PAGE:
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Why This Krug Rosé Is the Best Champagne to Pop This Valentine’s Day

Why This Krug Rosé Is the Best Champagne to Pop This Valentine’s Day

Just to be clear, I’ve never been a fan of the color pink. I’m sure the reasons are complicated, but the upshot this time of year is that my heart is warmed more by red than by pink on Valentine’s Day—except when it comes to what’s in my glass. While there have been terrific versions of pink wine for many, many years (in the Old World especially), rosé has evolved more recently as a genre, both in real quality and in reputation, convincing me that pink is a very good color for wine to be. Add in bubbles, and I concede you have the perfect sip for Valentine’s Day.

So my search for the just the right bottle this year was a romp through some pretty terrific sparkling rosés. And while Champagne in no way has a lock on delicious pink bubbly, there’s something about the bright pops of fruit it delivers against a chalky mineral backdrop that’s especially mood-brightening and inspiring (whatever it is you need inspiration for that day). And, in fact, Champagne is where I found my perfect bottle: Krug Rosé 25ème Edition.

This singular wine marks the 25th time the fifth generation of the House of Krug has created a unique rosé, as they’ve elevated the category. Head winemaker Julie Cavil, appointed in 2019 as only the seventh Chef de Cave in the history of the house, describes the rosé in terms of their “dream…unexpected, bold and elegant.” And for any given edition, the process of identifying micro lots and blending for the unique house style sounds arduous: “As I audition the 250 wines and 150 reserve wines of the year (!),” says Cavil (exclamation mine), “the challenge in creating Krug Rosé is identifying those plots’ wines that will together create a broad palette of fruit expressions with the boldness so characteristic of this Champagne.” For the record, the 25th Edition includes 28 wines from five different years—the youngest being 2013, the oldest 2008 (which was a terrific vintage). The blend is 45 percent Pinot Noir (11 of which was traditionally macerated for a lift of weight, energy, spice, color and structure), 30 percent Chardonnay and 25 percent Pinot Meunier, the whole having spent seven years on the lees in Krug’s cellars.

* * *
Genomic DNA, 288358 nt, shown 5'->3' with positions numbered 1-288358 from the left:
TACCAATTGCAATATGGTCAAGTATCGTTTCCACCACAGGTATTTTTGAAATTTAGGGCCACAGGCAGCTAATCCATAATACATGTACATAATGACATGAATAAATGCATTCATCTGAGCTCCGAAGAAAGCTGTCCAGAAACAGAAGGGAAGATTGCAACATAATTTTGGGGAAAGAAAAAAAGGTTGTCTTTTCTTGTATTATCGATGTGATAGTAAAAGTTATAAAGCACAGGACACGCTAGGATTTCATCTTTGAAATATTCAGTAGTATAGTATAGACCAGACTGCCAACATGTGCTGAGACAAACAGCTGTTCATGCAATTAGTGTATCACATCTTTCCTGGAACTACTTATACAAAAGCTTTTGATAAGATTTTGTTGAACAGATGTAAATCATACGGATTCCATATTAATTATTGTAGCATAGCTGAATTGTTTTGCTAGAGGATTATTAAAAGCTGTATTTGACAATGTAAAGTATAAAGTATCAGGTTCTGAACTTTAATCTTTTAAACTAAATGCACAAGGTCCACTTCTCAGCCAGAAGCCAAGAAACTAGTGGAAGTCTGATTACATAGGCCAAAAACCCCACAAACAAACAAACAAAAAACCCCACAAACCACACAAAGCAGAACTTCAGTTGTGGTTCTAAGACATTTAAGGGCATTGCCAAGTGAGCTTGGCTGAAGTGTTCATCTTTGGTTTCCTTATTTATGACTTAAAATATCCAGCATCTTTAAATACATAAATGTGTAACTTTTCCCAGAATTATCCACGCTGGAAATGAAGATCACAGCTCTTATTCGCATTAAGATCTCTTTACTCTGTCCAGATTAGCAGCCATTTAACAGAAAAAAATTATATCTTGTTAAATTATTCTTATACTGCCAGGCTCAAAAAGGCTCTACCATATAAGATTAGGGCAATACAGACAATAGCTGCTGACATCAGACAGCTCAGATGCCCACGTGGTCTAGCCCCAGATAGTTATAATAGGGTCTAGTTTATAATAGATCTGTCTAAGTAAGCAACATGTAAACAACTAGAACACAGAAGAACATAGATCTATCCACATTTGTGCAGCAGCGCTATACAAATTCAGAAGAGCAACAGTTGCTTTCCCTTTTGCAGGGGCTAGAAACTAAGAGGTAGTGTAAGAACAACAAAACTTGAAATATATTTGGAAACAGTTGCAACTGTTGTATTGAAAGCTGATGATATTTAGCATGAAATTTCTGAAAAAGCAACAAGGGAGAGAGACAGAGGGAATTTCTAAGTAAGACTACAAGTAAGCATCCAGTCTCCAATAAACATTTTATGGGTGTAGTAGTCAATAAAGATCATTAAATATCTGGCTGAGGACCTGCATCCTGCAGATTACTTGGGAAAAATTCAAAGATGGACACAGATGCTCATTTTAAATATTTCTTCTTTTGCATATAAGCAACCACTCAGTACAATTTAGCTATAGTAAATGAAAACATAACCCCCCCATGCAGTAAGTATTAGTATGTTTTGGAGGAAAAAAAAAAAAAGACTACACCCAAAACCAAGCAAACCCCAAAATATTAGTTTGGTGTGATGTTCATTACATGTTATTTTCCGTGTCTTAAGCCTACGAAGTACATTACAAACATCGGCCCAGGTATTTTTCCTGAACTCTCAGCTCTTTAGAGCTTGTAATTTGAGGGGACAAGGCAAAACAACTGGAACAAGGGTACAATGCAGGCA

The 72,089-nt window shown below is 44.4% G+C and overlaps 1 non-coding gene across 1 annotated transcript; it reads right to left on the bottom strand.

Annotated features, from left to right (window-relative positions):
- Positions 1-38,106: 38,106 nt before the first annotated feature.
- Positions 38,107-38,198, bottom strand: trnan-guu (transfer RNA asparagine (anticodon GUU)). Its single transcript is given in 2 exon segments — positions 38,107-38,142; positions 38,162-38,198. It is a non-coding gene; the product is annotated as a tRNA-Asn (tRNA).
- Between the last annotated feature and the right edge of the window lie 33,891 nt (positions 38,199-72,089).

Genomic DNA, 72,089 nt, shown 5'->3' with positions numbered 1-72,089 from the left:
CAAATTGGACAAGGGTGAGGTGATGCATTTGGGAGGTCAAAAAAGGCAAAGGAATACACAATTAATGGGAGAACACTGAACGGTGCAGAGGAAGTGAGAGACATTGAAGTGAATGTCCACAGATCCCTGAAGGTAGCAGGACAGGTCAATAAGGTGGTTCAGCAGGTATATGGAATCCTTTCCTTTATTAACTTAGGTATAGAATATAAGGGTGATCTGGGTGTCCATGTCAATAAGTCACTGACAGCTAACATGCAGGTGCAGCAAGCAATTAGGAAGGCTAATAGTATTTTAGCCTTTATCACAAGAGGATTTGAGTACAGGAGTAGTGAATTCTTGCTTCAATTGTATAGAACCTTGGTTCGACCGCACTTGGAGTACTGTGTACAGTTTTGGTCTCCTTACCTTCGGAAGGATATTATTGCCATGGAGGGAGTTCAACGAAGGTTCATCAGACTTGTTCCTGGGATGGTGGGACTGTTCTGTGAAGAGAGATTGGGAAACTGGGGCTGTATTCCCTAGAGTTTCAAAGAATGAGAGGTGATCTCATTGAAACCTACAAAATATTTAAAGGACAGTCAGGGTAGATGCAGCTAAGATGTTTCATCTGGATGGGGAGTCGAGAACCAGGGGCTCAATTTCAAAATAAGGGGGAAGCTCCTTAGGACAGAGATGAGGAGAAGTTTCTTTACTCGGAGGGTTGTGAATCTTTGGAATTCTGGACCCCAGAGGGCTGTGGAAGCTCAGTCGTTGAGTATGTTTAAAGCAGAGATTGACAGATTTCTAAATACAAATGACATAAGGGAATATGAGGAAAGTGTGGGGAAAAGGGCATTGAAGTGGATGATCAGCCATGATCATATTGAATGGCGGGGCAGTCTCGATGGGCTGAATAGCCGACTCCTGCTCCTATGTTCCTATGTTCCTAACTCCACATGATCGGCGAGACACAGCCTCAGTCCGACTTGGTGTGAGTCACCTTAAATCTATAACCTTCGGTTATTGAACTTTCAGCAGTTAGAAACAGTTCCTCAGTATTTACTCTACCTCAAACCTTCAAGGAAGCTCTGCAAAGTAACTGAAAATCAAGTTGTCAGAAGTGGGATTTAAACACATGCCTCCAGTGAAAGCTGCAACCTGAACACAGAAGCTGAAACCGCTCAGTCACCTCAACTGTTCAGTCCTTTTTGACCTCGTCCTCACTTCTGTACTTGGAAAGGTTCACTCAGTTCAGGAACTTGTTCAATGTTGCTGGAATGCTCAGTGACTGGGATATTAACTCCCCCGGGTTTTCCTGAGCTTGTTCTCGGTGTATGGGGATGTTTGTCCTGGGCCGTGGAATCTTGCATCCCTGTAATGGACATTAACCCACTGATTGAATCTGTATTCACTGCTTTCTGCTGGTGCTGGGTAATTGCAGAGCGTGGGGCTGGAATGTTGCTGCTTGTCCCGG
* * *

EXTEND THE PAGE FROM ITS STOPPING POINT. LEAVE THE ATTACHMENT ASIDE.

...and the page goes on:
The wine—an elegant, saturated salmon color—offers up fragrant aromas of strawberry, dried cranberry and grapefruit with lovely river stone currents running underneath. Practically jubilant bubbles carry a rush of bright, spicy red fruit—raspberry, red apple skin—layered with honeyed citrus, dried apricot and a hint of almond. There’s intensity here that lingers long on a dry finish, edged with a lovely hint of salinity like a gentle ocean wave.

This is not the bubbly for Valentine’s sweets. This is the Champagne, says Cavil, “for bold gastronomic pairings … a wonderful time to be adventurous on the plate. Krug Rosé creates food harmonies where one would never expect to see a rosé Champagne, alongside earthy dishes or game. A perfect tango with savory dishes, it dares to replace a good red wine at the table with brio.” A good thing, too, because when the duck or venison or spicy beef is swept away and the chocolate decadence comes around, there will be nothing left in the bottle.

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